SLA 2009 Preview

Jun 07 2009 Published by under Conferences, librarians

SLA is the Special Libraries Association - it's really my home
professional organization.
 I often go to basically 3 conferences in my profession: SLA,
ASIS&T, and Computers In Libraries.  You come back
from SLA and you want to buy
something. You come back from ASIS&T and you want to study something or
just think about things. You come back from CIL and you want to build something. So
they all have purposes.  By far, though, SLA is the most
important to what I do for a living.

This year should be really exciting - lots of good sessions.
 I'm disappointed that it's local for me - it's a lot less fun
to go to 8am meetings or 11pm open houses when you have to fight
traffic!  Here
are the sessions I'm most looking forward to:

  • Computer Science Round table - Data Curation: 
    “Societal Need for Digital Curation Specialists in the
    Library Setting”
    P. Bryan Heidorn, Associate professor at the Graduate School of Library
    and Information Science at the University of Illinois at
    “Metadata for Scientific Data and Dublin Core Metadata
    Jane Greenberg, Francis Carroll McColl Term Professor and Director,
    SILS Metadata
    Research Center School of Information and Library Science University of
    North Carolina at Chapel Hill;
    “Digital Curation: From Concept to Reality at the US
    Geological Survey”
    Richard Huffine, National Library Coordinator for the United States
    Geological Survey. Then regular
    roundtable where we discuss issues about providing services to CS
    researchers (hopefully ACM will show up this year! IEEE, Springer, and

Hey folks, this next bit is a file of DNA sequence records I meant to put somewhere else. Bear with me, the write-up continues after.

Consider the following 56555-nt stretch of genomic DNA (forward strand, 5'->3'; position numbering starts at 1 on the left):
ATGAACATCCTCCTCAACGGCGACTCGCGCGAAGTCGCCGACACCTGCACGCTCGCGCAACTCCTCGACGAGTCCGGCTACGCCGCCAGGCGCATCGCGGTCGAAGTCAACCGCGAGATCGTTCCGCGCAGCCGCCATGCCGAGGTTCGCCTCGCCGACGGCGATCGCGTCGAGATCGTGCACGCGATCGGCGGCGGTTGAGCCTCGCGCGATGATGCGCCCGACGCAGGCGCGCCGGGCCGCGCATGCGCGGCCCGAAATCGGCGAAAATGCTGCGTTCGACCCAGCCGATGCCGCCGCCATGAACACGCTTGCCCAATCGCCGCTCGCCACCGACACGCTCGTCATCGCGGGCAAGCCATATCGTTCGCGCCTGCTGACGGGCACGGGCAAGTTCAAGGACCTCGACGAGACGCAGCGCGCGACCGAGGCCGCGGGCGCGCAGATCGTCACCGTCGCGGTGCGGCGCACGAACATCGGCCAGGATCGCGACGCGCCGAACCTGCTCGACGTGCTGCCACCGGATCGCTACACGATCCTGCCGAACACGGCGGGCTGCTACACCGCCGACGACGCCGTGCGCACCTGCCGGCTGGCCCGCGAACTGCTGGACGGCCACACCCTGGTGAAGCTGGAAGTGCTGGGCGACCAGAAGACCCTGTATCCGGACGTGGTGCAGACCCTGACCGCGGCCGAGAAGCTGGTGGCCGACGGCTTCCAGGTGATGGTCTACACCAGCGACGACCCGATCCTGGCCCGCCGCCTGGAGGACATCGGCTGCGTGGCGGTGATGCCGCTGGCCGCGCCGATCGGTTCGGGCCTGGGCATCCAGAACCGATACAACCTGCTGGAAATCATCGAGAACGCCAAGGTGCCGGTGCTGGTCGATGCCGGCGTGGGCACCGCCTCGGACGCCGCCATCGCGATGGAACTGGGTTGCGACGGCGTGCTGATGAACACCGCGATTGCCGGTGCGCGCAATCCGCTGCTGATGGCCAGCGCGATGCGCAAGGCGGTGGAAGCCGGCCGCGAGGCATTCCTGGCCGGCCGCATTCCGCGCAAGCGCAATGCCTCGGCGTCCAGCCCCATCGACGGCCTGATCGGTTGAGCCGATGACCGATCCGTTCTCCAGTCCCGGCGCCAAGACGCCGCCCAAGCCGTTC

Proquest/Safari are usually there)
  • The All-Sciences Poster Session (I helped with the theme
    and I'll help with the online version in the fall) - theme is:
    “Scientific Information Workflow: Librarian Perspectives,
    Best Practices, and Models in the Digital
    Era” (
    Sub-theme: “Helping our academic and corporate clients
    develop efficient ways to obtain, process,
    preserve, and/or share their scientific information (e.g., data, files,
    citations, or scholarly research
    papers) in an all-electronic environment.”
  • Physics Round table: "Keeping up with Current Events in
    Physics"  Speaker: Dr. James W. Taylor and 
    "What do physicists want? Changing trends in physics information"
    Speaker: Paul Guinnessy
  • Closing general session has Neil deGrasse Tyson (I saw him
    at the great planet debate, but he's always a lot of fun)

Other sessions I might hit include one on manned missions to Mars, one
on forensics, one with the editor of The Onion, and of
course open houses by my home division (Physics-Astro-Math). I also
like to spend a lot of time going to the vendor booths and their
special sessions so I can find out what's new, brush up on how to get
the most from their tools, etc.

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